Areas of Practice
- Insurance Defense
- Municipal Defense
- Commercial Litigation
- Pennsylvania, 1983
- U.S. District Court, Western District of Pennsylvania
- U.S. District Court, Eastern District of Pennsylvania
- 3rd Circuit Court of Appeals
- U.S. Supreme Court
Even as an undergraduate student at Indiana University of Pennsylvania, Lisa Ondich knew she wanted to be a lawyer – and especially a trial lawyer. She’s never looked back and now has some 35-years of experience in all aspects of insurance and municipal defense litigation.
After receiving her JD from Duquesne University School of Law, Lisa began her career in Pittsburgh litigating cases involving product liability, auto and premises liability on behalf of a number of insurance companies. From there, she moved “in-house,” joining the trial division of Nationwide Insurance Co. where she focused on claims against underinsured and uninsured motorists as well as cases involving general liability for commercial and individual clients.
When Lisa joined The Sherr Law Group, she expanded her practice to represent municipal clients in both land use and liability disputes while continuing to act for commercial clients on product and other forms of general liability.
When she is not successfully defending clients in both state and Federal courts, Lisa enjoys pedaling her bicycle around Pennsylvania.
She is a member of both the Pennsylvania and Montgomery County bar associations.
When a Pothole Doesn’t Swallow Up Damages
Client Type: The insurance company covering a pot hole repair contractor to the state transportation department.
Issue: A pot hole repair company had a contract to repair potholes on state roadways. When a driver hit one such pothole and flipped their car with a passenger being injured badly, they looked for compensation from a road repair business that had a contract with the state.
Approach: Companies doing roadway repairs don’t simply wander around looking for holes to fill: They can act only when directed to a specific spot on a designated road. To absolve the company and its insurers of responsibility, we had to prove to a court that the specific pothole in question had not been identified by the agency nor had the agency directed the road repair business to fix the pothole that caused the accident.
Result: We obtained summary judgment dismissing out client from the suit by demonstrating to a court that under the terms of its contract with the agency, our client was not responsible for the hole because it had not been directed to repair it.
Proving the Negative to Defend a Client is Difficult, But Possible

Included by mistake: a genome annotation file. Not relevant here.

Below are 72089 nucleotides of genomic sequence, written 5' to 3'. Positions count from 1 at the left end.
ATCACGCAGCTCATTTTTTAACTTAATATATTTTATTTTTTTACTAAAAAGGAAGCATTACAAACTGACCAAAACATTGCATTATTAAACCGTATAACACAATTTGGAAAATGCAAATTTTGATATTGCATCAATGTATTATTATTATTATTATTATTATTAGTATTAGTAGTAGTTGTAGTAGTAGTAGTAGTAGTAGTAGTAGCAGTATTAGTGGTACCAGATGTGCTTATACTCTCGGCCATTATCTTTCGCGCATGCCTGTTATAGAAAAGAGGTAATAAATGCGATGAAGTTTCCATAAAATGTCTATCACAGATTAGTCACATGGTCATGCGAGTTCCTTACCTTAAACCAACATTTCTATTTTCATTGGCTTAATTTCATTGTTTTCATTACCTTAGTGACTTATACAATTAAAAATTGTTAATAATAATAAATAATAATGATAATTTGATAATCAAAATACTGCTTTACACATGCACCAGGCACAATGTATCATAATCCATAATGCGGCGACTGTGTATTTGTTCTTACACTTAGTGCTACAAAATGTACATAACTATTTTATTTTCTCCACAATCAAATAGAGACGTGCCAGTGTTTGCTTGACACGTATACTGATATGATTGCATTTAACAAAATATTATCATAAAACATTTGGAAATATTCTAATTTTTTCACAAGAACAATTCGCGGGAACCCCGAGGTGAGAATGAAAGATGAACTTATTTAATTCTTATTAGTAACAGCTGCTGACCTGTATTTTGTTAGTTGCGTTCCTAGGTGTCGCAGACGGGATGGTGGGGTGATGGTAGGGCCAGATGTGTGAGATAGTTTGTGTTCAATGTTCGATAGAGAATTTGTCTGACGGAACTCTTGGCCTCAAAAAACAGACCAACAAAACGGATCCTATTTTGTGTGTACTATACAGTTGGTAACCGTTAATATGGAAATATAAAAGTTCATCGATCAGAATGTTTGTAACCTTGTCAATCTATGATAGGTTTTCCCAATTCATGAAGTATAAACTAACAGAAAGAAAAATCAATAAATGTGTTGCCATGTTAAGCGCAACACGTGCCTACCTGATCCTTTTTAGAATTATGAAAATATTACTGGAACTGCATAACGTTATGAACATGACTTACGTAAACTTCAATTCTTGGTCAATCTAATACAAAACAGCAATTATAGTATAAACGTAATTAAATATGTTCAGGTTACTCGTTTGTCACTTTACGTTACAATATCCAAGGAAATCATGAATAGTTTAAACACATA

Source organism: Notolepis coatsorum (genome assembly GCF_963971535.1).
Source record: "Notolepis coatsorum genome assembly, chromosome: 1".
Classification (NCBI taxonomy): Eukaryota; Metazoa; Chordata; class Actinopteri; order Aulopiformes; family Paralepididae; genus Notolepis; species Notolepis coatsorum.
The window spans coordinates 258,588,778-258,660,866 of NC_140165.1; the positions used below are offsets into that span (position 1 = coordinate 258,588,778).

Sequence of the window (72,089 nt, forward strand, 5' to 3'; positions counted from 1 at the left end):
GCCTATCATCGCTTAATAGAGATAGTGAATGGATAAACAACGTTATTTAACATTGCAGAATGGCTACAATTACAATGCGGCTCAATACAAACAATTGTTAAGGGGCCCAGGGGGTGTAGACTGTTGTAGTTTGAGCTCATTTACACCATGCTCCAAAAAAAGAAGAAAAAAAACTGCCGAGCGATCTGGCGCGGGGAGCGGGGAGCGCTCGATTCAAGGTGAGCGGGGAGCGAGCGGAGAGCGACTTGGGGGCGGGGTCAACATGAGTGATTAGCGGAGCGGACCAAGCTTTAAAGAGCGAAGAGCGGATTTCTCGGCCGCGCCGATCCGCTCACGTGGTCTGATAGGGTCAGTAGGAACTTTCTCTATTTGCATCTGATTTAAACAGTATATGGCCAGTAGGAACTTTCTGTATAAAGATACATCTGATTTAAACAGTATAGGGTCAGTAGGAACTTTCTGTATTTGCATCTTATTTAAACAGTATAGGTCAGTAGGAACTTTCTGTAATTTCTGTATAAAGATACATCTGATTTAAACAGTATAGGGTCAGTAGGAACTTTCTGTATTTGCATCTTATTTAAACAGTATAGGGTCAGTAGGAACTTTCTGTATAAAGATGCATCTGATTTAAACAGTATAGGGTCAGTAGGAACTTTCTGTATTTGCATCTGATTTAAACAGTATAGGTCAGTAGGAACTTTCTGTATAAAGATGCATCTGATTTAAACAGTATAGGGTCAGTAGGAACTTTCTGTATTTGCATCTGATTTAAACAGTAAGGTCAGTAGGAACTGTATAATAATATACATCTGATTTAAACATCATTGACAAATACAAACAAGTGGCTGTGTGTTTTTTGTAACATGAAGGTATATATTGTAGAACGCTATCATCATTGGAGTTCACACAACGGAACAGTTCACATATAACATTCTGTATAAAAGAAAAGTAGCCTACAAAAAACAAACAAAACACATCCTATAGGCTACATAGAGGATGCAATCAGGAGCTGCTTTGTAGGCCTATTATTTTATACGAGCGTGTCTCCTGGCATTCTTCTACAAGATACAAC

Client Type: Insurance company on behalf of a commercial policy holder.
Issue: When a person was injured in an icy store parking lot, an employee incorrectly identified our client as being responsible for snow plowing and treating ice. As a result, the injured person sued the wrong snow removal company, and its insurer instructed us to do whatever was needed to get out of the case.
Approach: We had to prove a negative to the court: That another company was under contract with the store at that time and was the responsible party, and our client’s case should be immediately dismissed. Proving a negative is never easy but we took aggressive action to find the actual company that was under contract at the time of the incident. The process required reviewing pages of documents and taking depositions from the retailer.
Result: The judge approved our motion for summary judgment, dismissing our client and its insurance company from any liability in the matter.
When You Have the Other Side Dead-to-Rights, Move Fast
Client Type: Individual badly injured at a grocery store in a “slip-and-fall.”
Issue: A woman slipped on water in an aisle of a grocery store. The store manager told her it must have occurred after workers restocked the frozen food section and did not clean up any water which developed. Despite being in serious pain from breaking her patella in the fall, she had the presence of mind to snap a photo of the puddle before paramedics rushed her to hospital.
Approach: When she retained us, we knew we needed to move fast and press her case on the store’s liability insurer so they would not drag the matter out for years. Rather than waiting until she recovered completely from multiple surgeries and rehab therapy, we “front-end-loaded” our arguments by filing quickly with every piece of supporting evidence we had including the client’s photo of the puddle along with complete medical records of all treatment and surgery to date.
Result: As a result of our approach, the case was settled in less than 22 months after the incident – much faster than a typical personal injury matter – and the client received $350,000.
My Company is Being Sued – Now What? Someone has sent you a letter stating that they have a claim against your company, or you have just received service of a lawsuit filed against your company, and you discovered that you may not have insurance coverage for the...
PA Businesses Can Document Efforts to Reduce Losses When Filing a Business Interruption Claim From COVID-19
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Do Act of God Clauses Include COVID-19? Following the SARS outbreak in 2002, many business interruption insurance policies started including an exemption for pandemics caused by a viral or bacterial outbreak. But even those that do not specifically reference a...
PA Municipal Governments Can Prepare to Defend Against Possible Wrongful Death Lawsuits from COVID-19
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Are WARN Notices Required for COVID-19 Layoffs in Pennsylvania? As a result of Pennsylvania’s COVID-19 stay-at-home order, many businesses are having employees telecommute – some for the first time. But others have had to terminate or furlough all or some of their...